: A New Jersey company whose bank account was being raided by scammers has blocked any future thefts, thanks to CLIFFVIEW PILOT. After we alerted them to the fraud, Heyco Products Inc. immediately stopped all suspicious checks, talked with bank officials, and put additional safeguards in place.
If only it were that easy to find the scammers themselves: Posing as customer service evaluators, the thieves have been mailing people bogus checks for $3,995 drawn on business accounts, including Heyco’s.
They then instruct the recipients to deposit the checks in their personal bank accounts and head to the nearest Western Union outlet to evaluate the “quality of service” there.
If they pass the audition, the accompanying letter says, they can keep $410 and send the rest back to the return address. They can then immediately begin work as evaluators, it says.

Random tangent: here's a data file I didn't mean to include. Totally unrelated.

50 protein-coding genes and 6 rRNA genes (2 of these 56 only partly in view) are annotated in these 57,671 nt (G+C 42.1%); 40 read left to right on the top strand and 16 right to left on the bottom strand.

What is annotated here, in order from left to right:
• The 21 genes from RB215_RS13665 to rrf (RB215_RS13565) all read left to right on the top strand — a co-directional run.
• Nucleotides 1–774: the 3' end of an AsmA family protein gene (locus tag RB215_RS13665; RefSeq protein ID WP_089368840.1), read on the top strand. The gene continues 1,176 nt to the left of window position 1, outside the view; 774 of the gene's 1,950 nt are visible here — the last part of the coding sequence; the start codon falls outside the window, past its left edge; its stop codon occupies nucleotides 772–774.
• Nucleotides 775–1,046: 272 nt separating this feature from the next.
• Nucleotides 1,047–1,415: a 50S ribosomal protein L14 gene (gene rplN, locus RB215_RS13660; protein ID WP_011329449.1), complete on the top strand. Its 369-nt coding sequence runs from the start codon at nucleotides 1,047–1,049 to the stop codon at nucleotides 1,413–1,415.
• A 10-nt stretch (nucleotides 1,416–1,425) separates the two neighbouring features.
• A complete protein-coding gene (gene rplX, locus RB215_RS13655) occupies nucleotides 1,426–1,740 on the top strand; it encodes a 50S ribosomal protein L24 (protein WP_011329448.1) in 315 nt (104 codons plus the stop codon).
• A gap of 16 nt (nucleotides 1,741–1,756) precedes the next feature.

But here comes the twist: Since the victims went through all that trouble — depositing the check and finding a Western Union (which, curiously, is always within walking distance of their homes) — the voice on the other end suggests they might as well wire the money from there and keep the balance instead of having to schlep all the way back to the bank.
A man named Raymond from Middletown, Del., got taken that way:
“The check cleared and almost a week later, [Heyco] sent the check back to the bank, which caused fees, overdrafts and wiped my account of what was in there.”
The worst part is that Raymond is on the hook not only for the $410 but for the FULL AMOUNT OF THE CHECK. That’s nearly $4,000 that he will never see again.
And that’s one of the aspects of the scam that needs reinforcing to potential victims.
The other is the way the thieves go about their business.
“Western Union and other money transfer services are popular with scammers because they cannot be traced once the money is sent,” said Joshua Shandler of the U.S. Postal Inspection Service. “Most reputable businesses and transactions use a major credit card, Paypal, or bank wire transfer.”
CLIFFVIEWPILOT.COM began investigating after Johnny DeCarlo of Wood-Ridge, who writes a column for the site, got one of the letters (See: You can fool some of the people… ). His, like Raymond’s, bore the return address: